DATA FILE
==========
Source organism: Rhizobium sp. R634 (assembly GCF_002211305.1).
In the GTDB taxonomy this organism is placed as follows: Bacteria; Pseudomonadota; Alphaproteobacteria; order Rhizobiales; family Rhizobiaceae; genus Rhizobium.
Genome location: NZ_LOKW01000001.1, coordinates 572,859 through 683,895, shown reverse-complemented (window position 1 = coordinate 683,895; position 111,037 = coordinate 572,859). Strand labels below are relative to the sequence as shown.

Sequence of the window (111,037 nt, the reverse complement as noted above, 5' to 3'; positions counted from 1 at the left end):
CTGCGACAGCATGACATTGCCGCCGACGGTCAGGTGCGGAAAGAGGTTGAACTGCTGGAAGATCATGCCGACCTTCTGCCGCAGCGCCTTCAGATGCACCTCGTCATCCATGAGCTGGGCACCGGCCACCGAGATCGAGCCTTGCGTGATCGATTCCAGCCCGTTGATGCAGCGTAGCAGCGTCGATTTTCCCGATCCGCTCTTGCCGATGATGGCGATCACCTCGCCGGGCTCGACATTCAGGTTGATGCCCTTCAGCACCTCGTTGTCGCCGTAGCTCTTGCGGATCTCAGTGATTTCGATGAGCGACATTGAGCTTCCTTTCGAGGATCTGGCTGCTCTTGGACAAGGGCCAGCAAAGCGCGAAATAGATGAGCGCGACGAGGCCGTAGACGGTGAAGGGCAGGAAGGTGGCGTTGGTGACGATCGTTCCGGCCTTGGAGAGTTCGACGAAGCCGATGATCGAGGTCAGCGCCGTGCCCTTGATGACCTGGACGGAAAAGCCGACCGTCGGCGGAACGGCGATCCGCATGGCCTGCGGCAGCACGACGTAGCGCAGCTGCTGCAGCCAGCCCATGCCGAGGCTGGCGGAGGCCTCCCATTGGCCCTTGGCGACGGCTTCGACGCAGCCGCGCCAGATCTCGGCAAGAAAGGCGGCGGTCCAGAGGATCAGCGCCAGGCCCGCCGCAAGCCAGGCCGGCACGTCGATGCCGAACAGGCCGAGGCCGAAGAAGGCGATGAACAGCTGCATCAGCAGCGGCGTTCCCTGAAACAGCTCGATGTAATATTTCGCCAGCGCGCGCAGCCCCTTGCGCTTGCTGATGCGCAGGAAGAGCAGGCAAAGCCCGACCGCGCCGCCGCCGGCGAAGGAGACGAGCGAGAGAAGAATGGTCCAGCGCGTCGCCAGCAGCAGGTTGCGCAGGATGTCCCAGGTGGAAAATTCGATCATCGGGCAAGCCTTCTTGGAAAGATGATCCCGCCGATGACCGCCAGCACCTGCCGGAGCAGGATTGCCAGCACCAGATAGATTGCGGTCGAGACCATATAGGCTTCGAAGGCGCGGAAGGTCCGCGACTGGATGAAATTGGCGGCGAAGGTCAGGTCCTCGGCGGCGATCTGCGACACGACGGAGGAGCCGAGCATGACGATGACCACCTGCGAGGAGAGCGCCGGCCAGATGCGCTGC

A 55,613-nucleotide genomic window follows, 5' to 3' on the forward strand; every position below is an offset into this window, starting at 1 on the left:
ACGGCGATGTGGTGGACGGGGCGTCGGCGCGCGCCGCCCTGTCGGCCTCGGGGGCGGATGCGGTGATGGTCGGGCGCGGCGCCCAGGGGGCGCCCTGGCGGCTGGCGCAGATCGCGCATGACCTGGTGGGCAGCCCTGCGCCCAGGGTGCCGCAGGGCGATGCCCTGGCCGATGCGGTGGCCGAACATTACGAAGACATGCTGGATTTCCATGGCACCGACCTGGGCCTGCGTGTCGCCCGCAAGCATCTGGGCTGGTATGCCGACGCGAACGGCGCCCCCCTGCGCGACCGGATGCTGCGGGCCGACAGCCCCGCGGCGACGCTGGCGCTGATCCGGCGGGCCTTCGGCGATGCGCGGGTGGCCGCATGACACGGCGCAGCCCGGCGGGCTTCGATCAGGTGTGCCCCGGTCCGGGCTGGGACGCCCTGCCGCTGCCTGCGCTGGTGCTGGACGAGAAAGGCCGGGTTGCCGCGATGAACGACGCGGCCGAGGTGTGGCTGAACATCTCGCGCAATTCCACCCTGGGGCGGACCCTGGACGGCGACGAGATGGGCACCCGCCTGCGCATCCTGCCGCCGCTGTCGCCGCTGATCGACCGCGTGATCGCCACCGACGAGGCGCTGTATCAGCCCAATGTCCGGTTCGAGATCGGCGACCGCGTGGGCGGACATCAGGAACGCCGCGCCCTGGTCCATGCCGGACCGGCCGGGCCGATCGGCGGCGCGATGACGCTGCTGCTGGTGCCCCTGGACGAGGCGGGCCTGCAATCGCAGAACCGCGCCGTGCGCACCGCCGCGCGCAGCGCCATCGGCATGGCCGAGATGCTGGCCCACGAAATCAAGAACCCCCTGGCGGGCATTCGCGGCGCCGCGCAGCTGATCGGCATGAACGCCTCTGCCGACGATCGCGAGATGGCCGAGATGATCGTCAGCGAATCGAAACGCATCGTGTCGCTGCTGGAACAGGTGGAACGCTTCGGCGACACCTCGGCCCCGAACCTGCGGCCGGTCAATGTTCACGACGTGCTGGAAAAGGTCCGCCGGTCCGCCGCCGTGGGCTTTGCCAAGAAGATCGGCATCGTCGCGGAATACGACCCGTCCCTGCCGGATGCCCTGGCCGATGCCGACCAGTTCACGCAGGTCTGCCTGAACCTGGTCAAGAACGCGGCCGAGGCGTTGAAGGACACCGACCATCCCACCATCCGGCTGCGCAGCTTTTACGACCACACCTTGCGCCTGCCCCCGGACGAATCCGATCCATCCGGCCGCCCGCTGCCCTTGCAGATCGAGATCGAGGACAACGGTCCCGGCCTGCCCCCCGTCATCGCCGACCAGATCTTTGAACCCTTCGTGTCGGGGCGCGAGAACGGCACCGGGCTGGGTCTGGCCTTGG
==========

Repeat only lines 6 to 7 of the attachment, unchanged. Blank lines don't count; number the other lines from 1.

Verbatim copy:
A 55,613-nucleotide genomic window follows, 5' to 3' on the forward strand; every position below is an offset into this window, starting at 1 on the left:
ACGGCGATGTGGTGGACGGGGCGTCGGCGCGCGCCGCCCTGTCGGCCTCGGGGGCGGATGCGGTGATGGTCGGGCGCGGCGCCCAGGGGGCGCCCTGGCGGCTGGCGCAGATCGCGCATGACCTGGTGGGCAGCCCTGCGCCCAGGGTGCCGCAGGGCGATGCCCTGGCCGATGCGGTGGCCGAACATTACGAAGACATGCTGGATTTCCATGGCACCGACCTGGGCCTGCGTGTCGCCCGCAAGCATCTGGGCTGGTATGCCGACGCGAACGGCGCCCCCCTGCGCGACCGGATGCTGCGGGCCGACAGCCCCGCGGCGACGCTGGCGCTGATCCGGCGGGCCTTCGGCGATGCGCGGGTGGCCGCATGACACGGCGCAGCCCGGCGGGCTTCGATCAGGTGTGCCCCGGTCCGGGCTGGGACGCCCTGCCGCTGCCTGCGCTGGTGCTGGACGAGAAAGGCCGGGTTGCCGCGATGAACGACGCGGCCGAGGTGTGGCTGAACATCTCGCGCAATTCCACCCTGGGGCGGACCCTGGACGGCGACGAGATGGGCACCCGCCTGCGCATCCTGCCGCCGCTGTCGCCGCTGATCGACCGCGTGATCGCCACCGACGAGGCGCTGTATCAGCCCAATGTCCGGTTCGAGATCGGCGACCGCGTGGGCGGACATCAGGAACGCCGCGCCCTGGTCCATGCCGGACCGGCCGGGCCGATCGGCGGCGCGATGACGCTGCTGCTGGTGCCCCTGGACGAGGCGGGCCTGCAATCGCAGAACCGCGCCGTGCGCACCGCCGCGCGCAGCGCCATCGGCATGGCCGAGATGCTGGCCCACGAAATCAAGAACCCCCTGGCGGGCATTCGCGGCGCCGCGCAGCTGATCGGCATGAACGCCTCTGCCGACGATCGCGAGATGGCCGAGATGATCGTCAGCGAATCGAAACGCATCGTGTCGCTGCTGGAACAGGTGGAACGCTTCGGCGACACCTCGGCCCCGAACCTGCGGCCGGTCAATGTTCACGACGTGCTGGAAAAGGTCCGCCGGTCCGCCGCCGTGGGCTTTGCCAAGAAGATCGGCATCGTCGCGGAATACGACCCGTCCCTGCCGGATGCCCTGGCCGATGCCGACCAGTTCACGCAGGTCTGCCTGAACCTGGTCAAGAACGCGGCCGAGGCGTTGAAGGACACCGACCATCCCACCATCCGGCTGCGCAGCTTTTACGACCACACCTTGCGCCTGCCCCCGGACGAATCCGATCCATCCGGCCGCCCGCTGCCCTTGCAGATCGAGATCGAGGACAACGGTCCCGGCCTGCCCCCCGTCATCGCCGACCAGATCTTTGAACCCTTCGTGTCGGGGCGCGAGAACGGCACCGGGCTGGGTCTGGCCTTGG